SAT Vocab

  1. Abate
    Subside; decrease, lessen. Rather than leaving immediately, they waited for the storm to abate.
  2. Abridge
    Condense or shorten. Because the publishers felt the public wanted a shorter version of War and Peace, they proceeded to abridge the novel.
  3. Abstemious
    Sparing in eating and drinking; temperate. Concerned whether her vegetarian son's abstemious diet providing him with sufficient protein, the worried mother pressed food on him.
  4. Abstract
    Theoretical; not concrete; nonrepresentational. To him, hunger was an abstract concept; he had never missed a meal.
  5. Abstruse
    ADJ. Obscure; profound; difficult to understand. Baffled by the abstruse philosophical texts assigned in class, Dave asked Lexy to explain Kant's Critique of Pure Reason.
  6. Accessible
    ADJ. easy to approach; obtainable. We asked our guide whether the ruins were accessible on foot.
  7. Acclaim
    V. applaud; announce with great approval. The NBC sportscasters acclaimed every American victory victory in the Olympics and decried ever American defeat.
  8. accolade
    N. award of merit. In Hollywood, an "Oscar" is the highest accolade.
  9. acknowledge
    V. recognize; admit. Although Iris acknowledged that the Beatles' tunes sounded pretty dated nowadays, she still preferred them to the hip-hop songs her brothers played.
  10. acquiesce
    V. assent; agree without protesting. Although she appeared to acquiesce to her emplyer's suggestions, I could tell she had reservations about the changes he wanted made.
  11. acrid
    ADJ. sharp; bitterly pungent. The acrid odor of burnt gunpowder filled the room after the pistol had been fired.
  12. acrimonious
    ADJ. bitter in words or manner. The candidate attacked his opponent in highly acrimonious terms. acrimony, N.
  13. adulation
    N. flattery; admiration. The rock star thrived on adulation of his groupies and yes men. adulate, V.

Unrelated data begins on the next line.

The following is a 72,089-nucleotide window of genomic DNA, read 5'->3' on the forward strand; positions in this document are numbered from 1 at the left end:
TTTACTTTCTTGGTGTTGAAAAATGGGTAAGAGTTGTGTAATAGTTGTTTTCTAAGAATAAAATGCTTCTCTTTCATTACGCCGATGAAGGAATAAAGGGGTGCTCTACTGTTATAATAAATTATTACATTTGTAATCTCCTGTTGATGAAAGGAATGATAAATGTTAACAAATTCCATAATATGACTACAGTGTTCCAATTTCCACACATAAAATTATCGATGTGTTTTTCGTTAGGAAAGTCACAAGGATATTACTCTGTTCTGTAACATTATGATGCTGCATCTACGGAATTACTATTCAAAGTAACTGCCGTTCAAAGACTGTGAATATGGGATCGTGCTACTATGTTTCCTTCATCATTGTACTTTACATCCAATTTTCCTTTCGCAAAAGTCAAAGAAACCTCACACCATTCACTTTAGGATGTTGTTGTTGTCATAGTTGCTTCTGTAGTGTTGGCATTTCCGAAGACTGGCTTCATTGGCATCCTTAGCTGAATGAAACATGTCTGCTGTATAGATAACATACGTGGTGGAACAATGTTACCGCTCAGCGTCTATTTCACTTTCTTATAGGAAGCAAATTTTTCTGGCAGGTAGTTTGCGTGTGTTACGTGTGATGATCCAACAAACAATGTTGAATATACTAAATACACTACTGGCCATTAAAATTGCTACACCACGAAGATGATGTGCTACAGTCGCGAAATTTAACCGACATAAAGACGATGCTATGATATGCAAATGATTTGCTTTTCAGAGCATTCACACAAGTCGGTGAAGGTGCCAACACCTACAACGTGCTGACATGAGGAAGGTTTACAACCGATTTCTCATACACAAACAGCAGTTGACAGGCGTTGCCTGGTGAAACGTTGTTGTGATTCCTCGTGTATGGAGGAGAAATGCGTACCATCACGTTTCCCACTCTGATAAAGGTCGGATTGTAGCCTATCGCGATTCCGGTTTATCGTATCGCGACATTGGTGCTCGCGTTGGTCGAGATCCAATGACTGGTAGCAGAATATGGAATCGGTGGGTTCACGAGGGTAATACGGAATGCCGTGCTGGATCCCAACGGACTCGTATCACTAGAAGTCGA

14. adversary
    N. opponent. They young wrestler struggled to defeat his adversary.
  15. adversity
    N. Unfavorable fortune; harship; a calamitous event. According to the humorist Mark Twain, anyone can easily learn to endure adversity , as long as it is another man's.
  16. advocate
    V. urge; plead for. The abolitionists advocated freedom for the slaves. Also N.
  17. aesthetic
    ADJ. artistic; dealing with or capable of appreciation of the beautiful. They beauty of Tiffany's stained flass appealed to Esther's aesthetic sense. aesthete, N.
  18. affable
    ADJ. easily approachable; warmly friendly. Accustomed to cold, aloof supervisors, Nicolas was amazed at how affable his new employer was.
  19. affirmation
    N. positive assertion; confirmation; solemnpledge by one who refuses to take an oath. Despite Tom's affirmations of innocence, Aunt Polly still suspected he had eaten the pie.
  20. alleviate
    V. relieve. This should alleviate the pain; if it does not, we shall have to use stronger drugs.
  21. aloof
    ADJ. apart; reserved. Shy by nature, she remained aloof while all the rest conversed.
  22. altruistic
    ADJ. unselfishly generous; concerned for others. In providing tutorial assistance and college scholarships for hundreds of economically disadvantaged youths, Eugene Lang performed a truly altruistic deed. altruism, N.
  23. ambiguous
    ADJ. unclear or doubtful in meaning. His ambiguous instructions misled us; we did not know which road to take. ambiguity, N.
  24. ambivalence
    N. the state of having contradictory or consflicating emotional attitudes. Torn between loving her parents one menute and hating them the next, she was confused by the ambivalence of her feelings. ambivalent, ADJ.
  25. analogous
    ADJ. comparable. She called our attention to the things that had been done in an analgous situation and recommended that we do the same.
  26. anarchist
    N. person who seeks to overturn the stablished government.; advocate of abolishing authority. Denying she was an anarchist, Katya maintained she wished only to make changes in our government, not to destroy it entirely. anarchy, N.
  27. animosity
    N. active enmity. He incurred the animosity of the ruling class because he advocated limitations of their power.
  28. antagonism
    N. hostility; active resistance. Barry showed his antagonism toward his new stepmother by ignoring her whenever she tried talking to him. antagonistic, ADJ.
  29. antiquated
    ADJ. old-fashioned; obsolete. Philip had grown so accustomed to editing his papers on word processors that he thought typewriters were too antiquated for him to use.
  30. apathy
    N. lack of caring; indifference. A firm believe in democratic government, she could not understand the apathy of people who never bothered to vote. apathetic, ADJ.
Card Set
SAT Vocab
SAT Vocabulary Flash Cards